3. Cease dependence on inspection – strive to ensure products and services are of excellent quality throughout the process, rather than relying on inspection to highlight faults or inefficiencies.
  4. End ‘lowest tender’ contracts – while this method may save money in the short-term, in the long-term it is better to build relationships with specific suppliers that you can rely on, ensuring a high quality of service.
  5. It is essential that you continually seek out problems – by constantly evaluating and ironing out creases in your processes, you can maximize productivity and minimize waste of both time and money.
  6. Institute training on the job – training is key to a successful business, and dedicated development of your staff allows them to improve their efficiency and understanding of how your business works.
  7. Institute supervision as part of your business plan – managers should be able to supervise operations effectively in order to ensure both employees and production lines work efficiently.
  8. Whether fear of failure, fear of reprisals or fear of management, fear is unhelpful to the success of your business. Drive out fear by encouraging communication, respect and teamwork at all levels of your business.
  9. Break down barriers between departments and hierarchies in order to ensure everyone in your business has a deeper understanding of how each part of the company works – better cooperation will naturally lead to better efficiency.
  10. Eliminate exhortations – Positive slogans and warnings are intended to motivate, but usually have the opposite effect. If morale is low or targets are missed, it is usually due to systemic issues rather than the fault of employees.
  11. Eliminate targets – demanding minimum quotas places an emphasis on quantity of production rather than quality, which can lead to mistakes.
  12. Employees should enjoy their work and take satisfaction from a job well done. Permit pride of workmanship in order to raise employee morale.
  13. Institute education – tying in with the point about training on the job, educating your employees is essential to an effective business. Making training and self-development a fundamental part of an employee’s job allows them to reach higher standards and improves morale.
  14. The transformation is everyone’s job – recognize that improving your business is the responsibility of everyone at the company, not just management’s, and that your management can give each employee the stimulus to increase efficiency in their individual areas.
The Deming Prize

The Deming Prize is an award given to individuals who have successfully integrated Total Quality Management (TQM) into their business, or have contributed to the advancement of the concept of quality. Established in 1951 and named after W. Edwards Deming in recognition of the huge impact he had on quality control in Japan, the award is usually reserved for Japanese companies – although worldwide companies are now eligible.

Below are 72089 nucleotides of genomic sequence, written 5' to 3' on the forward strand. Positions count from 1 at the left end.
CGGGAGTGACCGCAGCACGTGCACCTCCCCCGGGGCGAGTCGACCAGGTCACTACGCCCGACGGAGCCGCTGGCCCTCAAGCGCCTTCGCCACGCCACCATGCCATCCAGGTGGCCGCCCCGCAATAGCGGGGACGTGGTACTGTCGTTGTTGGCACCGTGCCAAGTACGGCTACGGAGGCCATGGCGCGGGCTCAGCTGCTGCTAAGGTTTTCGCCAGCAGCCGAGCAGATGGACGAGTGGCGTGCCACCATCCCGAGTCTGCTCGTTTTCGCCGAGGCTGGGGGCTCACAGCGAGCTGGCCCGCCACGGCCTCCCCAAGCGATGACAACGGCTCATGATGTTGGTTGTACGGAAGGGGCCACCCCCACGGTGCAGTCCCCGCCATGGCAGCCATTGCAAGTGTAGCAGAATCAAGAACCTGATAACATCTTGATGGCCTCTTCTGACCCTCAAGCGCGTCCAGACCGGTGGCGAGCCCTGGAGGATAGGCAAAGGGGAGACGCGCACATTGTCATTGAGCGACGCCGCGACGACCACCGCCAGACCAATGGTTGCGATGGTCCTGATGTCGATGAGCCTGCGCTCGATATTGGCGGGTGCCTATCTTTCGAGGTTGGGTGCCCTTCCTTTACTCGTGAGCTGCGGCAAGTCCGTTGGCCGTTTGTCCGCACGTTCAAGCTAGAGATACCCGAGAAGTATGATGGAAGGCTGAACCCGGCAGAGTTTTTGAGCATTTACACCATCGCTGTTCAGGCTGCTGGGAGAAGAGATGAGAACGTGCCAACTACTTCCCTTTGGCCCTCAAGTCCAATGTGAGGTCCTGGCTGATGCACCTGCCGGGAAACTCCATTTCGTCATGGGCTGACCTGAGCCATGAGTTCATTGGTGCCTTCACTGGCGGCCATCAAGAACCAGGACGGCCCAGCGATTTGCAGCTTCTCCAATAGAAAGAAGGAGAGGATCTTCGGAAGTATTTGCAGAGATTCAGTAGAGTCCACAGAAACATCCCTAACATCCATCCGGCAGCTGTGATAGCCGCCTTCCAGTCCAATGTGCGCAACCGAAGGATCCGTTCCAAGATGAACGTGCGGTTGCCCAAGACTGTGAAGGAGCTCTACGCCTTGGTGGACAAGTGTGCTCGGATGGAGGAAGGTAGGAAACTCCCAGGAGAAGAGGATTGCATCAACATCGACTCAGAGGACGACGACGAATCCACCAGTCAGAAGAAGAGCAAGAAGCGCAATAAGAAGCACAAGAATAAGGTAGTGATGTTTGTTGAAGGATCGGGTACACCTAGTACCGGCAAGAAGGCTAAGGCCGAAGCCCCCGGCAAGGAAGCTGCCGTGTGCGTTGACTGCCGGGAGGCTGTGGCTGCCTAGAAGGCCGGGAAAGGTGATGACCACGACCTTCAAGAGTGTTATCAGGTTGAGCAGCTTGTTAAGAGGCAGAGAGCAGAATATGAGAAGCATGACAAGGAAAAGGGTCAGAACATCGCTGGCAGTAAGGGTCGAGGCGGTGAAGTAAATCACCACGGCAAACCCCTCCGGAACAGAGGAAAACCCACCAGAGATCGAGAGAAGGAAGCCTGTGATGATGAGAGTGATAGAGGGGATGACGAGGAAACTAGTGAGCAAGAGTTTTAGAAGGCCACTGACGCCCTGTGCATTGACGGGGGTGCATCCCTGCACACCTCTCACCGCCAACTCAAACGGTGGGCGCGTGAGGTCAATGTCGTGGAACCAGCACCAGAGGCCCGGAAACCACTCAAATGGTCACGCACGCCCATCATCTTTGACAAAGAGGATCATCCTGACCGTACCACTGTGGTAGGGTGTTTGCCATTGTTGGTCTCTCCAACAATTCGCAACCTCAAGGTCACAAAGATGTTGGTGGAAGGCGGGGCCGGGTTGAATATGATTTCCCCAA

The post W. Edwards Deming: From Profound Knowledge to 14 Points for Management appeared first on Juran.

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Juran Blog by Dr. Joseph A Defeo - 1w ago

Today, the term “quality control” often means quality control and compliance. The goal is to comply with critical to quality requirements and international standards or regulatory authorities such as ISO 9000. In Japan, the term “quality control” retains a broader meaning. Their “total quality control” is equivalent to the term “business excellence.” In 1997, the Japanese Union of Scientists and Engineers (JUSE) adopted the term Total Quality Management (TQM) to replace Total Quality Control (TQC) to more closely align themselves with the more common terminology used in the rest of the world.

Quality Control (Process Control & Regulatory)

Quality control is the third universal process in the Juran Trilogy.

The term “control of quality” emerged early in the twentieth century (Radford 1917, 1922). The concept was to broaden the approach to achieving quality, from the then-prevailing after-the-fact inspection (detection control) to what we now call “prevention (proactive control).” For a few decades, the word “control” had a broad meaning, which included the concept of quality planning. Then came events that narrowed the meaning of “quality control.” The “statistical quality control” movement gave the impression that quality control consisted of using statistical methods. The “reliability” movement claimed that quality control applied only to quality at the time of test but not during service life.

Why is Quality Control Needed?

When designing a product we create features to satisfy the customer needs. Quality control is the method carried out every day to assure we are making and delivering the product or service to the right targets. We maintain control of product features, or key product characteristics, required to meet customer needs. This consists of a system of product and process controls, which can provide stability to the operating process. A key product characteristic one that controls anticipated variation could significantly affect a product’s safety, compliance to government regulations, performance, or fit.

Quality Control Tools & Techniques

Quality control takes place by use of a simple feedback loop.

The progression of steps in Figure is as follows:

  1.  A sensor is “plugged in” to evaluate the actual quality of the control subject—the product or process feature in question. The performance of a process may be determined directly by evaluation of the process feature, or indirectly by evaluation of the product feature—the product “tells” on the process.